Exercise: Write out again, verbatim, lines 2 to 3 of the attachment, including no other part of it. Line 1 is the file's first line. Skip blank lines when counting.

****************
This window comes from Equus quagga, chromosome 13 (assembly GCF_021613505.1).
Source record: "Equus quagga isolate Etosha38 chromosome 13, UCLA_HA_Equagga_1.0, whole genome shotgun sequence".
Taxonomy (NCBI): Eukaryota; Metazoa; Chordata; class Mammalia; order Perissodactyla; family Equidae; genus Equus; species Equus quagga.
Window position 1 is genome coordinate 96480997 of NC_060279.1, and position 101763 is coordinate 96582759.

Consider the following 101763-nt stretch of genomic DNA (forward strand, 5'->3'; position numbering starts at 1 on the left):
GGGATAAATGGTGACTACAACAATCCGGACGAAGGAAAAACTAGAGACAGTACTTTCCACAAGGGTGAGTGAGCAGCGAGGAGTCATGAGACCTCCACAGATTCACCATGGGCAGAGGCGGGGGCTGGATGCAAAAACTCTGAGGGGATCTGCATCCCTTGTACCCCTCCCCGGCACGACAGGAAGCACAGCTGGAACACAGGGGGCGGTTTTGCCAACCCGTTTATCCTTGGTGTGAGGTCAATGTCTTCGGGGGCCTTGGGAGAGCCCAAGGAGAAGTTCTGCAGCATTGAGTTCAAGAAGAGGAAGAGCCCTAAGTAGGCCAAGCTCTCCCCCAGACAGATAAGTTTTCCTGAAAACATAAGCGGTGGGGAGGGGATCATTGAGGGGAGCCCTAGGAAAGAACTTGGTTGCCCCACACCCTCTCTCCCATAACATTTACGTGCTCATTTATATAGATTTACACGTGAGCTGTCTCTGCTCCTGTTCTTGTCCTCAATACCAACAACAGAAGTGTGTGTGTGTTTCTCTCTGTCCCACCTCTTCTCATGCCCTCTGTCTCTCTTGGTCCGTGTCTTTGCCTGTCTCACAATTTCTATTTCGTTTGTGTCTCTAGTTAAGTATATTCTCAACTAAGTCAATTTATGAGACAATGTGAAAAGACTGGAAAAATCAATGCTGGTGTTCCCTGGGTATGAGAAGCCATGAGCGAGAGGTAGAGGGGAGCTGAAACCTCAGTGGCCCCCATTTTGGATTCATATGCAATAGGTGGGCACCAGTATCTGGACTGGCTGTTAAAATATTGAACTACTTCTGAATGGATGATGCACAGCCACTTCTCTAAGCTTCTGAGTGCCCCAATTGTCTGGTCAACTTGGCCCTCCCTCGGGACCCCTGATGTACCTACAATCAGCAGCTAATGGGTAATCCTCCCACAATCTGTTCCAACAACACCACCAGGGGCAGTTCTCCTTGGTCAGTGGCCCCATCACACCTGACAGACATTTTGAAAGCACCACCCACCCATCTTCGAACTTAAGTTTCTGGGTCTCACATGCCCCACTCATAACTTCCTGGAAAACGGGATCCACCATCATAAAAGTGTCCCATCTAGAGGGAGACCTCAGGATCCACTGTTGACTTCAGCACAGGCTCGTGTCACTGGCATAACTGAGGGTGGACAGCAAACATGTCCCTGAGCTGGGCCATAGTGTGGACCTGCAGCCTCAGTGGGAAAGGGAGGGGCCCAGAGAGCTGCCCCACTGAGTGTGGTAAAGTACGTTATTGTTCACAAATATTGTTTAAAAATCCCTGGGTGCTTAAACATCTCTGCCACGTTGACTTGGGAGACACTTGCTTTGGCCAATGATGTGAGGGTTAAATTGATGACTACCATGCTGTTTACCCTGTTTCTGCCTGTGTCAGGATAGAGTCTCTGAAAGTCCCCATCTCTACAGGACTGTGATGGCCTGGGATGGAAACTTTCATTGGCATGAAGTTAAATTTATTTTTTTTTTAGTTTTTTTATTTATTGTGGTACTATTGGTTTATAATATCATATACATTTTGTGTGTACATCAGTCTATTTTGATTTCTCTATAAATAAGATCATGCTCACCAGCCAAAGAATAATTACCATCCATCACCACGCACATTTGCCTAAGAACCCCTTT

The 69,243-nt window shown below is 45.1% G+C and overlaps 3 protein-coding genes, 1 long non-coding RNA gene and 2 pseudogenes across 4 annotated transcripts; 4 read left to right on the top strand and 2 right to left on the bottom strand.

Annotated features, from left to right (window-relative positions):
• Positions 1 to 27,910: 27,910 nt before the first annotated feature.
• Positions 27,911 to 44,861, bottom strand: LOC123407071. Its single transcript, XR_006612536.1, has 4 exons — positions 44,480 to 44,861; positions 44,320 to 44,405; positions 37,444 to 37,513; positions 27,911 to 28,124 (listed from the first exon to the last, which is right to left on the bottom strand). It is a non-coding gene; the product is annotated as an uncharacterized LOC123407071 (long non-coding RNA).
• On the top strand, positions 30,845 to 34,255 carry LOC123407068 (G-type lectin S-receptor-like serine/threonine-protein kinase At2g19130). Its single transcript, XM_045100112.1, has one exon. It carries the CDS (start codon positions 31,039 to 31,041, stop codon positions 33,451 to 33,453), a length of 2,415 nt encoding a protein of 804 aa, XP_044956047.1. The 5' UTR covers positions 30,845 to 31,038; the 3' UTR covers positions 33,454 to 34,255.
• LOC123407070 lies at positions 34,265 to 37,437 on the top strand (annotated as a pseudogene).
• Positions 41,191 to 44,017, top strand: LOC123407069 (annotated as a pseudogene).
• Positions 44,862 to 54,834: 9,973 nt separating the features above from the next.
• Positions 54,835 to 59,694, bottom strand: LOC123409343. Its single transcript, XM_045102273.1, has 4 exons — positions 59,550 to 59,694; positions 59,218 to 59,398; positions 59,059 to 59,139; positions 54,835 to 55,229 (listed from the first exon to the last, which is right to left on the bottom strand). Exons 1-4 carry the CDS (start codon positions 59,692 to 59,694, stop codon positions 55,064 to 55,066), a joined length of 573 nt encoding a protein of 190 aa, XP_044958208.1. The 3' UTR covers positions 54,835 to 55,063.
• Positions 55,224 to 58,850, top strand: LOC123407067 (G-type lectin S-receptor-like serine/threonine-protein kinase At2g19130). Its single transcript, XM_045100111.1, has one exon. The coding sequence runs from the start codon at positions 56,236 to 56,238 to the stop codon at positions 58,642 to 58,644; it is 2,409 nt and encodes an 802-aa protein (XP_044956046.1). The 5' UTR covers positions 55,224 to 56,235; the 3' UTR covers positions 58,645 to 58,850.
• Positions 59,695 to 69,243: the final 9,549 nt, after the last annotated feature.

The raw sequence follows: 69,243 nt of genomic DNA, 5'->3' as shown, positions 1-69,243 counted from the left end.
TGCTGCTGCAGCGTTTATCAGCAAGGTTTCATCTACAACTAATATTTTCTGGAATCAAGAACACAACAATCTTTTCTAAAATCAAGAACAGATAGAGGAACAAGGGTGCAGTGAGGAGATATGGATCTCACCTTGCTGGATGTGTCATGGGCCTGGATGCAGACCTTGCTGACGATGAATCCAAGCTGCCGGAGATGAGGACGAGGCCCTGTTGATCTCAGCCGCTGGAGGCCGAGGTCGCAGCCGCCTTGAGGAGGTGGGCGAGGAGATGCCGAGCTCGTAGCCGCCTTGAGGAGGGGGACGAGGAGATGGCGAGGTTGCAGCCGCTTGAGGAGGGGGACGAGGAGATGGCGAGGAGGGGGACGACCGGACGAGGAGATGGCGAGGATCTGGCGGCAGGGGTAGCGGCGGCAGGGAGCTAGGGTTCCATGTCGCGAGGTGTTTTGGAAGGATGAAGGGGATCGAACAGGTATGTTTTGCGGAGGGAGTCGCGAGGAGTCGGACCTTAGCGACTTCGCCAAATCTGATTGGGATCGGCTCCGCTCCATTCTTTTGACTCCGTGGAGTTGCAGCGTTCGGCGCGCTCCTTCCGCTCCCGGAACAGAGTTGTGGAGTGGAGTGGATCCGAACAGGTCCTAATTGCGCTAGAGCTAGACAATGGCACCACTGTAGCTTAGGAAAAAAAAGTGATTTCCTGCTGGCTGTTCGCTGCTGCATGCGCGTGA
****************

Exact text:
Source record: "Equus quagga isolate Etosha38 chromosome 13, UCLA_HA_Equagga_1.0, whole genome shotgun sequence".
Taxonomy (NCBI): Eukaryota; Metazoa; Chordata; class Mammalia; order Perissodactyla; family Equidae; genus Equus; species Equus quagga.